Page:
I just read about the death of the U.S. statesman, Henry Kissinger. It wasn’t his death which surprised me; it was his longevity. He was a complicated man, but an important political advisor to several leaders in powerful positions. I first got to know him in 1966 when he began to spend most of his time in Washington, D.C. as a key advisor of Nelson Rockefeller. Kissinger was a member of the faculty of Harvard University. He was asked to join the political caucus forming around Nelson Rockefeller who was preparing for a major role in the Republican Party. Kissinger was brought into the world of active politics because, unbeknownst to the general public, Nelson Rockefeller was autistic. Kissinger was brought in as Rockefeller’s ‘reader.’ All the policy studies, press comments and sourced comments made in his field he read and briefed Nelson. I met Kissinger through the Rockefellers when they asked me to have look at the political manoeuvres of Spyros Agnew, then Governor of Maryland. He was being vetted for the Nixon campaign and, although a Republican, he was being opposed by a racist Democrat from the Eastern Shore. I was then filling in for Walter Reuther as head of the Foreign Policy Commission for the Americans for Democratic Action, preparing the foreign policy plank for the Democrats for the 1968 election. They asked me to go to Baltimore to have a look at Agnew’s group. I went up for a meeting and was appalled by the sheer incompetence and ignorance of the group around Agnew. I reported on this to the Democratic National Committee and the Rockefellers. The Rockefellers were most upset with Kissinger who, despite mainstream Republican distaste for Agnew, moved his support from Nelson to Agnew as a post in the Nixon Administration was promised him.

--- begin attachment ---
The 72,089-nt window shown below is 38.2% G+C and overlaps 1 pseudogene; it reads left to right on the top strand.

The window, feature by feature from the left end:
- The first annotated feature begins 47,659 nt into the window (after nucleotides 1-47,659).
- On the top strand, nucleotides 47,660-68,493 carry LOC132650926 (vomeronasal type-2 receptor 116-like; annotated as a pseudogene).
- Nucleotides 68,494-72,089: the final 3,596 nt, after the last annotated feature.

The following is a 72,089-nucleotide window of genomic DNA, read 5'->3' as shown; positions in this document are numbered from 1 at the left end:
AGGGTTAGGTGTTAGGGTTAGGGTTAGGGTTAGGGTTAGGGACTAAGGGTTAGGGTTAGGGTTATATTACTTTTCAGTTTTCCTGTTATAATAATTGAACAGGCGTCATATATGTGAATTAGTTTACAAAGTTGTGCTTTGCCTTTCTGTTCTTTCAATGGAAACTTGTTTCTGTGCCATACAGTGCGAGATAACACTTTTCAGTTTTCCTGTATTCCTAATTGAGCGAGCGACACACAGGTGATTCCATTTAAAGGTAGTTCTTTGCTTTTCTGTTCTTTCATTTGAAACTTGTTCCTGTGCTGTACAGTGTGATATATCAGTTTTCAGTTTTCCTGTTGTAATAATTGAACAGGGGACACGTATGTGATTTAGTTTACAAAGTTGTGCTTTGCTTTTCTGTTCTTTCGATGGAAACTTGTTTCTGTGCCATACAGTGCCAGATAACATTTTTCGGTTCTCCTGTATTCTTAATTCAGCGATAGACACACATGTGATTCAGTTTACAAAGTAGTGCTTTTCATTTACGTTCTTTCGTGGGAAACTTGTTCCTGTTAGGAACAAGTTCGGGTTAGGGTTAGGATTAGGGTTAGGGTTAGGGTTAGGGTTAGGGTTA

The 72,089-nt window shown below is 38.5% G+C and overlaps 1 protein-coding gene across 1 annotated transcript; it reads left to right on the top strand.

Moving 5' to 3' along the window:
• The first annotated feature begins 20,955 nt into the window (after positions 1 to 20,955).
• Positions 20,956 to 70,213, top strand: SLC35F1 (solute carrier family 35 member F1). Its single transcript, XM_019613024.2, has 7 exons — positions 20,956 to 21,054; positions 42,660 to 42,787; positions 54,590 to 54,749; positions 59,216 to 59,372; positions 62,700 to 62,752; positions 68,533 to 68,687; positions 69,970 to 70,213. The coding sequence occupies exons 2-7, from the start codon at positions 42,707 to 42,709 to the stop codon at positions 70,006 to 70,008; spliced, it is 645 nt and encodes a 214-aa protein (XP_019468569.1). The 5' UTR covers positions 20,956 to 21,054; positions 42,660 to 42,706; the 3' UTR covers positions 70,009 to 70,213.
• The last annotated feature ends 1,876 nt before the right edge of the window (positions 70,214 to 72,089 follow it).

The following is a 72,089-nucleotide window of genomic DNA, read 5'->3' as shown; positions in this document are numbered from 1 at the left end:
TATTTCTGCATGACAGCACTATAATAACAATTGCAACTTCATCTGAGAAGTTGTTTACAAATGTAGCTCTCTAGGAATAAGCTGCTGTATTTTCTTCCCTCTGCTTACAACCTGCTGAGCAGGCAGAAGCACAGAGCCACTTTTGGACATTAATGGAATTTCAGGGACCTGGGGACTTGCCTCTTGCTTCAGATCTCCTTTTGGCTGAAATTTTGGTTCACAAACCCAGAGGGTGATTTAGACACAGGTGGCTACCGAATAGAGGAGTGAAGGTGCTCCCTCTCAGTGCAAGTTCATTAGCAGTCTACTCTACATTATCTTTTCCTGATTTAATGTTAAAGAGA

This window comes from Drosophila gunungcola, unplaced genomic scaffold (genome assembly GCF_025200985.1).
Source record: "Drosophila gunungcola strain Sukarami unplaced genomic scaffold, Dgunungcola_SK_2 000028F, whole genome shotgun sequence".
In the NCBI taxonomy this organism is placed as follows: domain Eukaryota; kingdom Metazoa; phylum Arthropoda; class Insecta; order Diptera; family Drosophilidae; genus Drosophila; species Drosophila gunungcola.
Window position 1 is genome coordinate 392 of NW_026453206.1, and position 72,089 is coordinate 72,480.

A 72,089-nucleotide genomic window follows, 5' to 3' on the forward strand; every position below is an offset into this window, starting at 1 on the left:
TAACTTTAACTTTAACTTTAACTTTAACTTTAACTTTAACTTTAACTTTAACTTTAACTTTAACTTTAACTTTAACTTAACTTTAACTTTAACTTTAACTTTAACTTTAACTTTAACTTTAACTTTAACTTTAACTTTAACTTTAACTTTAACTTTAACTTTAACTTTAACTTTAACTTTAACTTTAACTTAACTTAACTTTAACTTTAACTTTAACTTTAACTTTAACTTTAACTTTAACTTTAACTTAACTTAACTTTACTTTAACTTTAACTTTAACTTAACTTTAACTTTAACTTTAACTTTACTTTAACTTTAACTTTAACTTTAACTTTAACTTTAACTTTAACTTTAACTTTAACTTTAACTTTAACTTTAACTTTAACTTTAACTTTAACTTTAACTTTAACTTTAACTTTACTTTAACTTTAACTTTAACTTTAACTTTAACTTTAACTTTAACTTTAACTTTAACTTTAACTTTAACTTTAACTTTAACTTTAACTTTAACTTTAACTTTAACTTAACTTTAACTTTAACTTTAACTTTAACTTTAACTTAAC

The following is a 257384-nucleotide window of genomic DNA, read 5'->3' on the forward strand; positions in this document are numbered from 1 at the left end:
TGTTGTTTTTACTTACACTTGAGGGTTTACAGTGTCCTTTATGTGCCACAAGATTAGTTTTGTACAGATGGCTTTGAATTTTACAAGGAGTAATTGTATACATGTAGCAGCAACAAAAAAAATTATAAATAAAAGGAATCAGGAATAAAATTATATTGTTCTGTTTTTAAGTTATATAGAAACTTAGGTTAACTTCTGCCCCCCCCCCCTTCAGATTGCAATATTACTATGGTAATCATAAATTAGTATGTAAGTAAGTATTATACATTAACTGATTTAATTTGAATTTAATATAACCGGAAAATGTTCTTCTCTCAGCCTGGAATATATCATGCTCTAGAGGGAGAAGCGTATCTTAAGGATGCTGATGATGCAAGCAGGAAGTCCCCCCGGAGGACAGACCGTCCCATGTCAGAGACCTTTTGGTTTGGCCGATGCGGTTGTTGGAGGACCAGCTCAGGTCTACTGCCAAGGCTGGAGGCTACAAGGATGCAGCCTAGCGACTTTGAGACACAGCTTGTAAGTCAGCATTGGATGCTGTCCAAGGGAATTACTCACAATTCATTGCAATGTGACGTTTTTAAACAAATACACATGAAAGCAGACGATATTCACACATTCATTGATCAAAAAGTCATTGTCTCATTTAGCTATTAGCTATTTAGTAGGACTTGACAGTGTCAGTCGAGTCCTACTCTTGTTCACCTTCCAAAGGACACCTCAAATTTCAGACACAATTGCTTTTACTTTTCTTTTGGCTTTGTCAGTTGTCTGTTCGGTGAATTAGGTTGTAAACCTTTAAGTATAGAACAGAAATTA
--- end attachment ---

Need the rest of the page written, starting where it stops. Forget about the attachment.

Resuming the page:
The ability to act on personal advantage over political loyalty was Kissinger’s leitmotif. I had a friend who was working with Kissinger (Andrew Hamilton) at the NSA who was fired twice in one day by Kissinger because Kissinger ignored the months of careful research by Hamilton on Mutual Balanced Force Reduction to make a statement which contradicted the thrust of current policy and then he changed his mind, firing Hamilton after each mind change. Hamiliton stayed on to be fired a few more times. Kissinger ordered the FBI to conduct a major surveillance of the letters, phones and messages of several members of his staff after this. However, one should not doubt his wit. We were all together for a briefing at the Pentagon one afternoon after learning of Kissinger’s exposure as the man who sanctioned the covert bombing of Cambodia and Laos. In the course of the briefing the Ambassador of Sweden rose to say “Mr. Secretary, the Government of Sweden objects to the illegal bombing of Camdodia and demands that you cease this immediately”. Kissinger rose from his seat and said “Well, that is interesting. I wonder what the Government of Botswana thinks?”
Kissinger continued his career post-government and was frequently sought after for advice. However, most of those who sought this advice were fully aware of the Kissinger policy of self-advancement and coloured his responses accordingly. As Lyndon Johnson often said “That’s Henry. There’s a lot less than meets the eye!”